To say Belle and Sebastian are much loved will come as something of an understatement to their legion of loyal fans, whose numbers have grown steadily even through the band’s recent four year hiatus.
Part of their appeal has been the inoffensive, likable music mixed with knowing lyrics; sharp and witty at times, painfully melancholy at others. Above all, they have been always been credible and have produced consistently good albums, from their 1990s fey beginnings to the pop sensibility of recent years.
It’s been a long wait for such adoring fans, but the band are now firmly back, touring and with a sparkly new album, Write About Love, a concept album of sorts about, well, love.
So where does Write About Love sit in its catalogue? For me its actually one of their best yet. While some tracks instantly grab the attention such as the title track and ‘ I Want The World To Stop’, others simmer away nicely to garner affection over time, such as ‘Calculating Bimbo’.
Unsurprisingly the closest similarity is with their most recent album 2006’s Life Pursuit, especially in production and its pop-savvy edge with producer Tony Hoffer returning to work with the band. The polished touch he gave them on Life Pursuit remains, but there are similarities with earlier work as well. Its not all pop hit after hit.
Some like the slower ‘Calculating Bimbo’ hark back to earlier albums. ‘I Want The World To Stop’ may have blaring horns and strings but it still has the sweetness of melody that many of the tracks on one ‘Boy With The Arab Strap’ displayed.
And the religious focused ‘Ghost of Rockschool’ is certainly reminiscent of much of If You’re Feeling Sinister. Although as frontman Stuart Murdoch tells NPR in a recent interview it comes from a different perspective. While previously he was “mopping” up his feelings of being a “punk hipster” who happened to attend church, he is now more than comfortable with his faith.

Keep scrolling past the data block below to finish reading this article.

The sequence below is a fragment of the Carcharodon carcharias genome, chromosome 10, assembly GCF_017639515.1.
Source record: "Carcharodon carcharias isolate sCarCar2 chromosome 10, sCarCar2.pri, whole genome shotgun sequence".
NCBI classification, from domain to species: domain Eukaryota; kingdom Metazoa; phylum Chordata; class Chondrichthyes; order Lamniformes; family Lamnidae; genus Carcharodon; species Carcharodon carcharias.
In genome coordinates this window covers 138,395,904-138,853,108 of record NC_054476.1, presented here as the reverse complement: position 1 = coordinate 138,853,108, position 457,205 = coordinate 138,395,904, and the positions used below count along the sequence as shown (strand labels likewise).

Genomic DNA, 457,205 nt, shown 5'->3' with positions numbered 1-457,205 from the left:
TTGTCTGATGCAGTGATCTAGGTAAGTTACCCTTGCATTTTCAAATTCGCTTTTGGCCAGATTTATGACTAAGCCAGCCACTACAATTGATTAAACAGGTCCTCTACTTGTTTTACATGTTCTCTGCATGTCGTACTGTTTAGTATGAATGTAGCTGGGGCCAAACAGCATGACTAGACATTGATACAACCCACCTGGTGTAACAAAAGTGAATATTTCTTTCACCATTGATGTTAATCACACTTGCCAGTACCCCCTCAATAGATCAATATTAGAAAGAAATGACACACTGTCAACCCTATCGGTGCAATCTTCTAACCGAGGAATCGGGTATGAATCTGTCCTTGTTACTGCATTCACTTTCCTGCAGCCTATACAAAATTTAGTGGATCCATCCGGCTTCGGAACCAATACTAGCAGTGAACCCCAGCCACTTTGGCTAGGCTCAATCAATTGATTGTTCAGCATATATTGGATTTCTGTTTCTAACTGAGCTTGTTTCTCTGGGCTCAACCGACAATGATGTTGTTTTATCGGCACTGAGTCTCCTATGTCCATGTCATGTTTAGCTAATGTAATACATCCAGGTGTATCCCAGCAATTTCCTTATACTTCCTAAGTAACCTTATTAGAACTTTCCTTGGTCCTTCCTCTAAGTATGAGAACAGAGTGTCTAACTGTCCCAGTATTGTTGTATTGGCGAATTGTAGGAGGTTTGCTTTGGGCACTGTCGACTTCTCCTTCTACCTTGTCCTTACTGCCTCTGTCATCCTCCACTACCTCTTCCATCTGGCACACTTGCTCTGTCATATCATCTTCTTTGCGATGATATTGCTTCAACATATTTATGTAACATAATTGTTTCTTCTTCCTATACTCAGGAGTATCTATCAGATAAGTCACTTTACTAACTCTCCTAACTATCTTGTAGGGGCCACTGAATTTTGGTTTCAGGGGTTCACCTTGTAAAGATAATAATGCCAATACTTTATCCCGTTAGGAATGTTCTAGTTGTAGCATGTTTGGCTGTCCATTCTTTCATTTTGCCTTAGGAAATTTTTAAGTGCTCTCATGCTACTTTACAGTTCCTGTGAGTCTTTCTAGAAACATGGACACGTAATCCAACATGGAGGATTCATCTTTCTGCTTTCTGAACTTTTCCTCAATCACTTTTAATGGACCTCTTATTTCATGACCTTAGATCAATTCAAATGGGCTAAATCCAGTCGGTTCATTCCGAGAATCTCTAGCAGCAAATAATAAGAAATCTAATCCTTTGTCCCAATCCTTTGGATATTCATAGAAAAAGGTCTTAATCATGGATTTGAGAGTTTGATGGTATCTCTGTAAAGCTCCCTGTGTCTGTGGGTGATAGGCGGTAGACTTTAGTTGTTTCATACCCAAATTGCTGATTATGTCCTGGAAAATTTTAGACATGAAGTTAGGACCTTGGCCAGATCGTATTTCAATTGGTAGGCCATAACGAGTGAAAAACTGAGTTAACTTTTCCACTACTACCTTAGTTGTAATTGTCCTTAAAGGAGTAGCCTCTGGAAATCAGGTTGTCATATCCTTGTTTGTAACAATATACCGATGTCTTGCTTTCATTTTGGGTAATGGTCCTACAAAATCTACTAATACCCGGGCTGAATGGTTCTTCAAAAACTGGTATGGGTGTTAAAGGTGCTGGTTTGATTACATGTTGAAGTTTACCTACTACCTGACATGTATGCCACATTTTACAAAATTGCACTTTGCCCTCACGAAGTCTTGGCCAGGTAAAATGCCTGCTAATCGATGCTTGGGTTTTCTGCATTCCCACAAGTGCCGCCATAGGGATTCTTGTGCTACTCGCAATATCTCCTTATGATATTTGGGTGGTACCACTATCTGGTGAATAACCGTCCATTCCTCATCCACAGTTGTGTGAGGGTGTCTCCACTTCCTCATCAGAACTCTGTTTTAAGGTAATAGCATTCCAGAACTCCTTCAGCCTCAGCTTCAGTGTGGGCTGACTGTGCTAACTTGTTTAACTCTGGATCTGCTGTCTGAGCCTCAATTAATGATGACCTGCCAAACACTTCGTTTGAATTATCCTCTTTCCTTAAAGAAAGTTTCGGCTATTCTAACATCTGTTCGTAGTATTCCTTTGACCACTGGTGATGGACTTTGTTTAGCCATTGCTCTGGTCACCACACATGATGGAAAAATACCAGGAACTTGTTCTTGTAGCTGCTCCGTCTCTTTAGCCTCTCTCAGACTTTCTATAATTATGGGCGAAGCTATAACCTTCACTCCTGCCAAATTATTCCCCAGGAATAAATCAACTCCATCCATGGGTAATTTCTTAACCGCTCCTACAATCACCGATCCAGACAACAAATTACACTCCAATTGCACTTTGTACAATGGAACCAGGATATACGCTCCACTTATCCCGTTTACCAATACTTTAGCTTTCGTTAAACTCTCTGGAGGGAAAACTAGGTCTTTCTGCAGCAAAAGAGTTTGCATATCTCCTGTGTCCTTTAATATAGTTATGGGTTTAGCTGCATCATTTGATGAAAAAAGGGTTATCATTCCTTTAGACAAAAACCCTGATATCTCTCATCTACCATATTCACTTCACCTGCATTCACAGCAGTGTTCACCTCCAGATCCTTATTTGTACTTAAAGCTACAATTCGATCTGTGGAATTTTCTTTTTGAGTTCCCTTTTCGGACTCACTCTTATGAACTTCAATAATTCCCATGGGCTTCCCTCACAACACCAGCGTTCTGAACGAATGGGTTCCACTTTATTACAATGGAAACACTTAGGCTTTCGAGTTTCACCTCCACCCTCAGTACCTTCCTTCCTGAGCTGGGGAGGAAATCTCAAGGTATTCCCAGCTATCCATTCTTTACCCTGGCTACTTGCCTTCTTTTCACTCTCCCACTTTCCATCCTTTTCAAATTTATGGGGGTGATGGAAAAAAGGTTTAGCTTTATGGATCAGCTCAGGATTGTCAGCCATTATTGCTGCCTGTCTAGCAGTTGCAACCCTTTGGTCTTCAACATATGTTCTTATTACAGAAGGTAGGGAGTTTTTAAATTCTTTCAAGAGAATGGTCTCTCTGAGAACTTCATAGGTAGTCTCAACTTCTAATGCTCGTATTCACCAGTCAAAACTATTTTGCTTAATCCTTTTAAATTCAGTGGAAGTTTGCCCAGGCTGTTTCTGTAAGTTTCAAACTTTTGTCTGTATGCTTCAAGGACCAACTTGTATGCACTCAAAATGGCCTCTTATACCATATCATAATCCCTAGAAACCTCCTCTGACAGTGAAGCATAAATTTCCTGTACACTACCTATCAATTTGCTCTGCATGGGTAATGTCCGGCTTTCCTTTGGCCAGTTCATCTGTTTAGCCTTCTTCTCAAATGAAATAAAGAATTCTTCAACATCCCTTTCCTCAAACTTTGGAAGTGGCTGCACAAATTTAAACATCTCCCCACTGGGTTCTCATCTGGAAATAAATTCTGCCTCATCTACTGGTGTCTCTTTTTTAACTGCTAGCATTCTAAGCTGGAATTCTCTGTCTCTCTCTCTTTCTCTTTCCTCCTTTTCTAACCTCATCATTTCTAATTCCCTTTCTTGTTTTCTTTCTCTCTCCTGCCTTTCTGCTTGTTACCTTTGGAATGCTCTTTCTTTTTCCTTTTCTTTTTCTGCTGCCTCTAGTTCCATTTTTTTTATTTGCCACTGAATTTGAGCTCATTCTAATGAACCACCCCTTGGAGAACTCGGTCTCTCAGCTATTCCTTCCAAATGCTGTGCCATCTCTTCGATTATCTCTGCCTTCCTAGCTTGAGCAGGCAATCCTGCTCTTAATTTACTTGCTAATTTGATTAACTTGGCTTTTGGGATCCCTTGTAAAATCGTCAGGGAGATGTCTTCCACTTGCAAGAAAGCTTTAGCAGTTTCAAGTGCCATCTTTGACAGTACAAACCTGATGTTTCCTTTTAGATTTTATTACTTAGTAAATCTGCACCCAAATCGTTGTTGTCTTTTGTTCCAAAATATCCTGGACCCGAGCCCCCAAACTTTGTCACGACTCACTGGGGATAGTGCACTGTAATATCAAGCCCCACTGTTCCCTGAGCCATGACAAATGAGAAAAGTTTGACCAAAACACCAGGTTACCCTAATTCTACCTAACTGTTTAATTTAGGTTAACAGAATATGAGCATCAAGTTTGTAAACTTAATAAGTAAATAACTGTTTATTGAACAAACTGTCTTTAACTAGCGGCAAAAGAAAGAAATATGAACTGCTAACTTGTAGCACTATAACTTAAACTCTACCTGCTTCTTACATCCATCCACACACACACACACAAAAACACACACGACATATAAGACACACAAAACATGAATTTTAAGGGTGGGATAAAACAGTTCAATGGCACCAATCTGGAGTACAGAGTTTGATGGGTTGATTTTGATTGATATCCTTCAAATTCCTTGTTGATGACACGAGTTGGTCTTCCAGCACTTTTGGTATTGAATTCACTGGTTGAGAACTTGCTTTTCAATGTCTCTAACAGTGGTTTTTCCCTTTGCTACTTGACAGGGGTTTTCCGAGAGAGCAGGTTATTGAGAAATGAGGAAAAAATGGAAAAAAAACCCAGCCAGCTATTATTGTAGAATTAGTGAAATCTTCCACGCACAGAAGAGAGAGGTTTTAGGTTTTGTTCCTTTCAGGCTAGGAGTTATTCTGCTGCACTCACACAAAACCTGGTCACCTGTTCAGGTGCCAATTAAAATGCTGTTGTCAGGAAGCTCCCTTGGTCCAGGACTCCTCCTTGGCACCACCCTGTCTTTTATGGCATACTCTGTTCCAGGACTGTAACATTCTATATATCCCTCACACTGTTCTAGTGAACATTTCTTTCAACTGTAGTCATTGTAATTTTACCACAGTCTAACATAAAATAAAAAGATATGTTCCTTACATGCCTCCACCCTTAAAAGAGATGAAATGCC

“I’ve seen God in the sun, I’ve seen God in the street / God before bed and the promise of sleep,” he sings. He is quick to tell NPR though that “I’m not a fan of Christian rock, and I hope that doesn’t sound too much like a mawkish Christian rock song.”
Some of the publicity of the album has focused on the guest appearance of Norah Jones who duets with Murdoch on the wonderfully titled ‘Little Lou, Ugly Jack, Prophet John’. While I’m not a huge fan of Jones’ more mainstream music, her voice does work well on this love song. Having said that its probably my least favourite track, not because of Jones, it’s just a little dreary among the sweet melodies and pop-driven nature of much of the rest of the album.
As if to hammer this point home the next tracks, the title track and ‘I’m Not Living In The Real World,’ are as upbeat as upbeat can be. On the latter Murdoch hands frontman duties to guitarist Steve Jackson. Its an eccentric 1960s throwback track, part Kinks, part early Floyd and one of the highlights on the album.
As the album progresses the tracks delve more into the pure pop of Life Pursuit, with the occasional nod to previous work. The soft folk ‘Read the Blessed Pages’, with its jarring synth-pipe solo, sounds like an early demo compared to tracks such as ‘I can See Your Future’ and album finale ‘Sunday’s Pretty Icons’.
Here’s a test for Belle and Sebastian fans. Try and compile a best of playlist of around 15 or so songs. I’ve tried many times but have always given up. I always end up listening to each album in turn and realising pretty much all their songs should be there, with Write About Love’s tracks being no exception
by Joe Lepper